• CUBE - Computational Systems Biology

  • DOME - Microbial Ecology

  • TER - Terrestrial Ecosystem Research


Latest publications

Detection of Chlamydiaceae and Chlamydia-like organisms on the ocular surface of children and adults from a trachoma-endemic region

Trachoma, the leading infectious cause of blindness, is caused by Chlamydia trachomatis (Ct), a bacterium of the phylum Chlamydiae. Recent investigations revealed the existence of additional families within the phylum Chlamydiae, also termed Chlamydia-like organisms (CLOs). In this study, the frequency of Ct and CLOs was examined in the eyes of healthy Sudanese (control) participants and those with trachoma (case). We tested 96 children (54 cases and 42 controls) and 93 adults (51 cases and 42 controls) using broad-range Chlamydiae and Ct-specific (omcB) real-time PCR. Samples positive by broad-range Chlamydiae testing were subjected to DNA sequencing. Overall Chlamydiae prevalence was 36%. Sequences corresponded to unclassified and classified Chlamydiae. Ct infection rate was significantly higher in children (31.5%) compared to adults (0%) with trachoma (p < 0.0001). In general, 21.5% of adults and 4.2% of children tested positive for CLOs (p = 0.0003). Our findings are consistent with previous investigations describing the central role of Ct in trachoma among children. This is the first study examining human eyes for the presence of CLOs. We found an age-dependent distribution of CLO DNA in human eyes with significantly higher positivity in adults. Further studies are needed to understand the impact of CLOs in trachoma pathogenicity and/or protection.

Ghasemian E, Inic-Kanada A, Collingro A, Tagini F, Stein E, Alchalabi H, Schuerer N, Keše D, Babiker BE, Borel N, Greub G, Barisani-Asenbauer T
2018 - Sci Rep, 1: 7432

pH-Dependent Bioavailability, Speciation, and Phytotoxicity of Tungsten (W) in Soil Affect Growth and Molybdoenzyme Activity of Nodulated Soybeans

Increasing use of tungsten (W)-based products opened new pathways for W into environmental systems. Due to its chemical alikeness with molybdenum (Mo), W is expected to behave similarly to its “twin element”, Mo; however, our knowledge of the behavior of W in the plant−soil environment remains inadequate. The aim of this study was to investigate plant growth as well as W and nutrient uptake depending on soil chemical properties such as soil pH and texture. Soybean (Glycine max cv. Primus) was grown on two acidic soils differing in soil texture that were either kept at their natural soil pH (pH of 4.5−5) or limed (pH of ≥7) and amended with increasing concentrations of metallic W (control and 500 and 5000 mg kg−1 ). In addition, the activity of molybdoenzymes involved in N assimilation (nitrate reductase) and symbiotic N2 fixation (nitrogenase) was also investigated. Our results showed that the risk of W entering the food web was significantly greater in high-pH soils due to increased solubility of mainly monomeric W. The effect of soil texture on W solubility and phytoavailability was less pronounced compared to soil pH. Particularly at intermediate W additions (W 500 mg kg−1 ), symbiotic nitrogen fixation was able to compensate for reduced leaf nitrate reductase activity. When W soil solution concentrations became too toxic (W 5000 mg kg−1 ), nodulation was more strongly inhibited than nitrogenase activity in the few nodules formed, suggesting a more-efficient detoxification and compartmentalization mechanism in nodules than in soybean leaves. The increasing presence of polymeric W species observed in low-pH soils spiked with high W concentrations resulted in decreased W uptake. Simultaneously, polymeric W species had an overall negative effect on nutrient assimilation and plant growth, suggesting a greater phytotoxicity of W polymers. Our study demonstrates the importance of accounting for soil pH in risk assessment studies of W in the plant−soil environment, something that has been completely neglected in the past.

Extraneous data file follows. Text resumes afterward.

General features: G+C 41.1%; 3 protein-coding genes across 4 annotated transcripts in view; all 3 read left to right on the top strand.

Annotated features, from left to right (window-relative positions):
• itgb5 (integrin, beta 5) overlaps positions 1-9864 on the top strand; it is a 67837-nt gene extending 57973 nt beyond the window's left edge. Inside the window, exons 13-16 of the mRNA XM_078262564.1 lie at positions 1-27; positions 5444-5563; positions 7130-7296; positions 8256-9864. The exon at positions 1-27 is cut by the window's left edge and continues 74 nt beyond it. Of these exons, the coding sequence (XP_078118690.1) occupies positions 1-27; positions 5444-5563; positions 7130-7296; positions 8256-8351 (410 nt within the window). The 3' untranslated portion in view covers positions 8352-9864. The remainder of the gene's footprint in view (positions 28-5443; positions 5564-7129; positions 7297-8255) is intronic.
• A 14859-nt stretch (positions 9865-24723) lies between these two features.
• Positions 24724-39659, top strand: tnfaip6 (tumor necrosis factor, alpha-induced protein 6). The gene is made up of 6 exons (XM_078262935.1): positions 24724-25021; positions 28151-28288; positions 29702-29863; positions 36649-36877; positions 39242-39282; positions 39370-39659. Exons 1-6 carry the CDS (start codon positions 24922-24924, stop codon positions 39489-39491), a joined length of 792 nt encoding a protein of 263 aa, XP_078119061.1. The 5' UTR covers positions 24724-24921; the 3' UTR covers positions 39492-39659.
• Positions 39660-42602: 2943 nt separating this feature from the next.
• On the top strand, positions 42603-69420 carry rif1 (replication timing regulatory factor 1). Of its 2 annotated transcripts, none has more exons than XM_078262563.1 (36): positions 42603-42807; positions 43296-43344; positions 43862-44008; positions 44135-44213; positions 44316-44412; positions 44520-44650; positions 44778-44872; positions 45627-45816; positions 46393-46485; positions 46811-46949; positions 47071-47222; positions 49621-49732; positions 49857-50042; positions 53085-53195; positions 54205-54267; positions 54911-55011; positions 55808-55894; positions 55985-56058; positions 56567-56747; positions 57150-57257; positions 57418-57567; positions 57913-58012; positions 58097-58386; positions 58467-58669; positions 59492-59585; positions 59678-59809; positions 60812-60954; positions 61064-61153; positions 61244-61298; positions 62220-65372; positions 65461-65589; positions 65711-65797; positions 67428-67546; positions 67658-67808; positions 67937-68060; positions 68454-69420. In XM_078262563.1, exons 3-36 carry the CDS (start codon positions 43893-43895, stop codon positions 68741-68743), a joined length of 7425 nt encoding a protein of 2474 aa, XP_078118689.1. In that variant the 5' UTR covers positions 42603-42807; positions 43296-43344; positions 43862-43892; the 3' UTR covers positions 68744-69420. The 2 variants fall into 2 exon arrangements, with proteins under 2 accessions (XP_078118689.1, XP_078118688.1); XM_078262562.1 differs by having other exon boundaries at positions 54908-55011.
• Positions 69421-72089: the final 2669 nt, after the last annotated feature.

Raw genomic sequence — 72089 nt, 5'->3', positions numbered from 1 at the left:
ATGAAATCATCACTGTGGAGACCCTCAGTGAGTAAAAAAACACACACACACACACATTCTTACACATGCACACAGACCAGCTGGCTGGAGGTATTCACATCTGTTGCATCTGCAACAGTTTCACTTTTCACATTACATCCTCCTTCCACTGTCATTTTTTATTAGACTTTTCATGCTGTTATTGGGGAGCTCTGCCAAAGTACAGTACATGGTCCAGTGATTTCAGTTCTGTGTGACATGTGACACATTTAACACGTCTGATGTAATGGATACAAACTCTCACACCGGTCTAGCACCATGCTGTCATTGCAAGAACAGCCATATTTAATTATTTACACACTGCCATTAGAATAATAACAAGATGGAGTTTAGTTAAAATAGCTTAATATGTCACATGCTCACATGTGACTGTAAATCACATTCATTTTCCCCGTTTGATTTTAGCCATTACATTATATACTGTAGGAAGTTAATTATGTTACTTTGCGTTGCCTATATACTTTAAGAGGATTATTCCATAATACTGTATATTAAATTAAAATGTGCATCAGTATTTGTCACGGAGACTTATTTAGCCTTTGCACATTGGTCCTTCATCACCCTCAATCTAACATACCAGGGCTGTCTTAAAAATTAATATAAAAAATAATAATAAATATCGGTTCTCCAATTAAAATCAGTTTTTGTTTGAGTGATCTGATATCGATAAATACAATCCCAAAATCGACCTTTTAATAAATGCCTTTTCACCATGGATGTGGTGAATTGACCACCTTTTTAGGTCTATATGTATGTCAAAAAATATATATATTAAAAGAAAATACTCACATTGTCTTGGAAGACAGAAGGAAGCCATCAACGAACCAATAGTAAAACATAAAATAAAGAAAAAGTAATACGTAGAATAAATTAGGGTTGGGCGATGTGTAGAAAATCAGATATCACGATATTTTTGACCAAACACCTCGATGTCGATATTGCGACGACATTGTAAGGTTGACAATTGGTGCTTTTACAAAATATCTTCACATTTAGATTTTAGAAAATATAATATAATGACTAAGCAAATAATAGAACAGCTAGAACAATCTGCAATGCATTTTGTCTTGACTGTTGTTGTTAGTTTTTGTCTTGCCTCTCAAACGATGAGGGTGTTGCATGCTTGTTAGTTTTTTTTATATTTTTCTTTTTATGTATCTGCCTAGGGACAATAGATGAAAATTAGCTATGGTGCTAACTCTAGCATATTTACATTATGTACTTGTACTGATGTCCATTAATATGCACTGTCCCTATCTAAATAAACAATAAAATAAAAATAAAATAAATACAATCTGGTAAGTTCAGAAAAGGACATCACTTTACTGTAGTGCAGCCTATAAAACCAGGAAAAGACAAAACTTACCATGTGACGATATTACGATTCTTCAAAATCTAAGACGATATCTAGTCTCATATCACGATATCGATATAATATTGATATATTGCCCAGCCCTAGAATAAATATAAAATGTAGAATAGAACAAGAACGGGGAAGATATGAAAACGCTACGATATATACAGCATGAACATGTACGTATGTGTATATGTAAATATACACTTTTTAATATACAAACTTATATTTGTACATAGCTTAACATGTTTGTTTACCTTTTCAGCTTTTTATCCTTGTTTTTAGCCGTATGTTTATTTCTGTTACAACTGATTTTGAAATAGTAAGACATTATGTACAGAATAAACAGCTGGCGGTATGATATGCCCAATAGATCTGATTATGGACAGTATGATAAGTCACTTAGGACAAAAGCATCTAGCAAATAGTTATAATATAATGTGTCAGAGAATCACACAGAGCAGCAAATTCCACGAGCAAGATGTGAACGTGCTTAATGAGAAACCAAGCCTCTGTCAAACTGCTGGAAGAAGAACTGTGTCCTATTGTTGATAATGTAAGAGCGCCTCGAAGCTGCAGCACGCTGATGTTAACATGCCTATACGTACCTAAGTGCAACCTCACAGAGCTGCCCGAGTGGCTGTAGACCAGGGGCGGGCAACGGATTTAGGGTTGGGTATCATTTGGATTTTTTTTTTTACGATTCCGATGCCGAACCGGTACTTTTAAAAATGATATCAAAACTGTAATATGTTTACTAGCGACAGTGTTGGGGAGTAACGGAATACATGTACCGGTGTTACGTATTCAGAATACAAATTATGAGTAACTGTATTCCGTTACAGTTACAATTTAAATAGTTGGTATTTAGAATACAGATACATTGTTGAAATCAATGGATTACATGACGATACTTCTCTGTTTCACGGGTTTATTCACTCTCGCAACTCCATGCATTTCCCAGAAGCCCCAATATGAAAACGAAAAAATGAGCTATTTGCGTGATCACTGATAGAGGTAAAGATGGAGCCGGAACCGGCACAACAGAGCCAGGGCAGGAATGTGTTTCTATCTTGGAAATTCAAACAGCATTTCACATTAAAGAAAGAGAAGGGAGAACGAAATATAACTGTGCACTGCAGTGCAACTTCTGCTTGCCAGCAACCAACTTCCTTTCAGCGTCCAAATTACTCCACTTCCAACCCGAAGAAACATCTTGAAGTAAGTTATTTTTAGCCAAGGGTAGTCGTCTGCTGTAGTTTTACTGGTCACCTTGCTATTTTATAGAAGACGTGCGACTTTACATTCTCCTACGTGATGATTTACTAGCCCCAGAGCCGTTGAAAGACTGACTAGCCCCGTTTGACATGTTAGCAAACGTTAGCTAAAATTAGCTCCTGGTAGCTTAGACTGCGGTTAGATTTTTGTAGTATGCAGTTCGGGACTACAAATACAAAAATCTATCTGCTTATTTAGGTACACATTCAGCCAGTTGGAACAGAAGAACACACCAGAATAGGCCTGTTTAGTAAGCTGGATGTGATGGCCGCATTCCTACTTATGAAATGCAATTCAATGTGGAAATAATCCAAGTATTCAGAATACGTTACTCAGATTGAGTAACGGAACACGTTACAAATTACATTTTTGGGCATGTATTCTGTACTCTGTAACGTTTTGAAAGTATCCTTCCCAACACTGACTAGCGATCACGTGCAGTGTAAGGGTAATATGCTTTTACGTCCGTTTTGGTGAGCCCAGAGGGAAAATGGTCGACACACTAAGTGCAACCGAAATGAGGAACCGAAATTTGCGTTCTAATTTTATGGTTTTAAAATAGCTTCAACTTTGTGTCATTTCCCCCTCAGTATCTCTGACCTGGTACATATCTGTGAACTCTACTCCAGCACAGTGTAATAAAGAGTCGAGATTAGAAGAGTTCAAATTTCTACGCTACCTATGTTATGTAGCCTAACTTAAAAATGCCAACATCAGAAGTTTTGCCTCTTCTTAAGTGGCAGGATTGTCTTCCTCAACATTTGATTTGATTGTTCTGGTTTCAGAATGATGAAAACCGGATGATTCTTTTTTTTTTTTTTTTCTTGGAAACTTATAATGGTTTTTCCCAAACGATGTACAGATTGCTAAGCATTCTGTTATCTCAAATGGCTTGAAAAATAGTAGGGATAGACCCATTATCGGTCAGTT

Oburger E, Cid CV, Preiner J, Hu J, Hann S, Wanek W, Richter A
2018 - Environmental Science & Technology, in press

Long-distance electron transport in individual, living cable bacteria

Electron transport within living cells is essential for energy conservation in all respiring and photosynthetic organisms. While a few bacteria transport electrons over micrometer distances to their surroundings, filaments of cable bacteria are hypothesized to conduct electric currents over centimeter distances. We used resonance Raman microscopy to analyze cytochrome redox states in living cable bacteria. Cable-bacteria filaments were placed in microscope chambers with sulfide as electron source and oxygen as electron sink at opposite ends. Along individual filaments a gradient in cytochrome redox potential was detected, which immediately broke down upon removal of oxygen or laser cutting of the filaments. Without access to oxygen, a rapid shift toward more reduced cytochromes was observed, as electrons were no longer drained from the filament but accumulated in the cellular cytochromes. These results provide direct evidence for long-distance electron transport in living multicellular bacteria.

Bjerg JT, Boschker HTS, Larsen S, Berry D, Schmid M, Millo D, Tataru P, Meysman FJR, Wagner M, Nielsen LP, Schramm A
2018 - Proc Natl Acad Sci U S A, ahead of print

Lecture series

Eco-Evolutionary Dynamics of Microbial Populations in the Wild

Martin Polz
Massachusetts Institute of Technology
12:00 h
Hörsaal 2, UZA 1, Althanstr. 14, 1090 Wien